Recently, it was my best friend’s birthday. I’d never forget that, of course. But it also reminded me of the Other Woman (well, the original other woman was his teenaged lover before her, . . . but I digress . . .). Let’s call this Other Woman . . . Penelope Homewrecker, shall we? (I don’t really blame Penelope for wrecking my home, though. Though she certainly made choices I would not, my ex-husband did not have to honor her — requests?) Anyway, Penelope’s birthday is two days after my best friend’s. I know this because years ago, when I first discovered their affair, I did my fair share of research, as did my work colleagues at the time. I was working in a law office — enough said. Before long I had her full name, her address, her real estate records, current and prior addresses, etc. , and — her birthday.
I remember sharing the information with my best friend. She responded with one of those completely irrational comments only a true friend would say. She almost growled, “How dare she have a birthday near mine.” My friend was right, by the way:
How dare Penelope have a birthday close to my very best friend’s special day?
How dare Penelope have a birthday?
How dare Penelope even exist?
It reminds me of a scene from Sex And The City when Carrie realizes that her on and off boyfriend Big has chosen a woman named Natasha over her — and he is actually happy. Carrie tells her friends she’s ready to accept it. For a beat the women were silent, but then they gave, an irrational, nonsensical, yet incredibly supportive response.
Natasha. What a bullshit name.
I just love that — showing support in such an subtly obvious way, via a frivolous statement.
So thanks to my best friend for expressing outrage that my husband’s mistress dared to have birthday near hers.
How dare she? Indeed.
By the way, Penelope and my Ex didn’t last. (Long story, well not so long, but it’s a good one. I may blog about it at some point, maybe.)
Much later, after Penelope and the Ex broke up, my Ex announced he had a new serious girlfriend. I did the required Facebook check on her, and I noticed that Penelope and the Ex’s new girlfriend were Facebook friends. When I checked again a little later, the two women were no longer Facebook friends.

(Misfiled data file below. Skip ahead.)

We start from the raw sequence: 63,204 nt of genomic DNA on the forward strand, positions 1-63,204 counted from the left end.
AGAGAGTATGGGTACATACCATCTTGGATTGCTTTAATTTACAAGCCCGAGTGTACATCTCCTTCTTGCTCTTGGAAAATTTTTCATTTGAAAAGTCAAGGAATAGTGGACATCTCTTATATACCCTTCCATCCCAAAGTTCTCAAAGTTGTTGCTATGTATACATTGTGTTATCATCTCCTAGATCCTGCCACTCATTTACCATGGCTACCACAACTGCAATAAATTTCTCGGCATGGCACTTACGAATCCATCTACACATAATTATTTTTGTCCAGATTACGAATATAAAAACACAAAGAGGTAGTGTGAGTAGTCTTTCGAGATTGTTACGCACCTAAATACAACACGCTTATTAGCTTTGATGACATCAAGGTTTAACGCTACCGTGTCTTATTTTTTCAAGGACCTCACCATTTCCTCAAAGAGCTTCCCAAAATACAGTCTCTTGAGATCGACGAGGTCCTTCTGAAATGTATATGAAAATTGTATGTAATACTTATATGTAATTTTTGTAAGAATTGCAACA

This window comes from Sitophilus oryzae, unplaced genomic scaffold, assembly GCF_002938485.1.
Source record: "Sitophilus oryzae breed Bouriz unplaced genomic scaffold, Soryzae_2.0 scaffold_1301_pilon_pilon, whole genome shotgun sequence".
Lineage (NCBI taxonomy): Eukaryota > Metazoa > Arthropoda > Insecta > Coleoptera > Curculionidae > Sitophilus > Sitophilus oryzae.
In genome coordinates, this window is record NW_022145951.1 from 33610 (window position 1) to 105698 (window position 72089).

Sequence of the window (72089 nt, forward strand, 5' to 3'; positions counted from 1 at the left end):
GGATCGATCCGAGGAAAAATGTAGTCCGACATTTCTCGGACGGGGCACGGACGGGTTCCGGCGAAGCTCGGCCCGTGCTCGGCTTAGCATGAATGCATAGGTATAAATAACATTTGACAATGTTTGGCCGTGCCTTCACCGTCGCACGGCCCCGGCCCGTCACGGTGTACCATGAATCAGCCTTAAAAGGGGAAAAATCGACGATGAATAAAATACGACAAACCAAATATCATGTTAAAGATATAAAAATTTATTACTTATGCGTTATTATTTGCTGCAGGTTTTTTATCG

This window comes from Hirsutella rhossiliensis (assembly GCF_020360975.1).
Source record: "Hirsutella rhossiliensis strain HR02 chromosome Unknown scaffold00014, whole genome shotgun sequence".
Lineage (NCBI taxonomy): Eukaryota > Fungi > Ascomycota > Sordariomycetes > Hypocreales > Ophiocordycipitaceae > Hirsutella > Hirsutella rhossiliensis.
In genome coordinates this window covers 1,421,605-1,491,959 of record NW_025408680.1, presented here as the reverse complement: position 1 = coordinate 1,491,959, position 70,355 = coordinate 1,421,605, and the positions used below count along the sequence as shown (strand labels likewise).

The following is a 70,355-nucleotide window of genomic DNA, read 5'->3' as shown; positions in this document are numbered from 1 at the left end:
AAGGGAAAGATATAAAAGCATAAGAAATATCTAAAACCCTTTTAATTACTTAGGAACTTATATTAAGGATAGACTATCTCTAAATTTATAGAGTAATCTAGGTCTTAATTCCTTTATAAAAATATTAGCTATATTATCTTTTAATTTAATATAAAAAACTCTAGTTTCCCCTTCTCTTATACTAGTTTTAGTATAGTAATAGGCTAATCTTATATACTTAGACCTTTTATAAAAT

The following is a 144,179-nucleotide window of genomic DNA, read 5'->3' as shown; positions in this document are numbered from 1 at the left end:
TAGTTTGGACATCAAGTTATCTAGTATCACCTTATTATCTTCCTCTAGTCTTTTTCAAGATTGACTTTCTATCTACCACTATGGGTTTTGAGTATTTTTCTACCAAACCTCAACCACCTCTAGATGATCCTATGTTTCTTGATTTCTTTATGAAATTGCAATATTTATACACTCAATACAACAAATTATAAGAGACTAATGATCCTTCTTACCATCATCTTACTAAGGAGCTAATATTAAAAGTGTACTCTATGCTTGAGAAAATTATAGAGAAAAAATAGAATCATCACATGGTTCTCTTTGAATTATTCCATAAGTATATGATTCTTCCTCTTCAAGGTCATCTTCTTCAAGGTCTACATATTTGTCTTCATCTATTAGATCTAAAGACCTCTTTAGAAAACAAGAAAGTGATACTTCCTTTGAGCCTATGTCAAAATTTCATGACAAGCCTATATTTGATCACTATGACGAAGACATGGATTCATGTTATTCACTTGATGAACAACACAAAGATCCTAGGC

There was some kind of unfriending situation between Penelope and the new girlfriend.
Perhaps Penelope Homewrecker didn’t want to see posts by her replacement.
Heh heh heh
I wonder if later, Penelope, who had likely thought she’d become the coveted Mrs. Ex, was treated to posts about my Ex’s wedding and subsequent procreation? I’m guessing that Penelope and the new girlfriend must have had some mutual friends. Yes?
Heh heh heh
My investigation days are over. They’ve been over for a long time. Years. I never look at my Ex’s or his wife’s Facebook pages or his family’s pages. I really have no interest now. But those damn numbers stay in my head. As I said, it’s a gift, and a curse.
So, Happy Birthday Penelope Homewrecker! I literally can’t help but remember the date.
Of course, Evil Me wants to ask: What’s your Relationship Status now?
Though, Regular Me acknowledges that Penelope Homewrecker dodged a bullet and may indeed be the luckiest woman in the world.
For those who follow celebrity gossip, think of it like this: My Ex-Husband’s mistress pulled a Penelope Cruz. Let me explain. For a long time (by Hollywood standards) Tom Cruise and his wife Nicole Kidman were a golden couple.
It didn’t last. It was rumored that Tom left Nicole Kidman because of his affair with another actress, Penelope Cruz.
When Tom and Nicole divorced, Tom and Penelope went public with their relationship.
But then they broke up.
Penelope escaped becoming the wife of Tom Cruise, known to control and overshadow his wives. And at some point, Tom Cruise went a little crazy.
Crazy Tom Cruise went on to marry once perky, but later suffering Katie Holmes, while Penelope Cruz ran free! (Katie Holmes is now Ex Mrs. Tom Cruise, by the way, but they had a child together so she still has to deal with him. She’ll never be completely free.).
And Penelope Cruz? I picture her frolicking in a field somewhere.
Of course, in this scenario this would make me Tom’s jilted wife, Nicole Kidman, mother of the first kids. And I’m okay with that.
And I’d be okay with this, too:
Just Me With . . . numbers in my head. And a song in my heart, a country song, “Little Bit of Everything”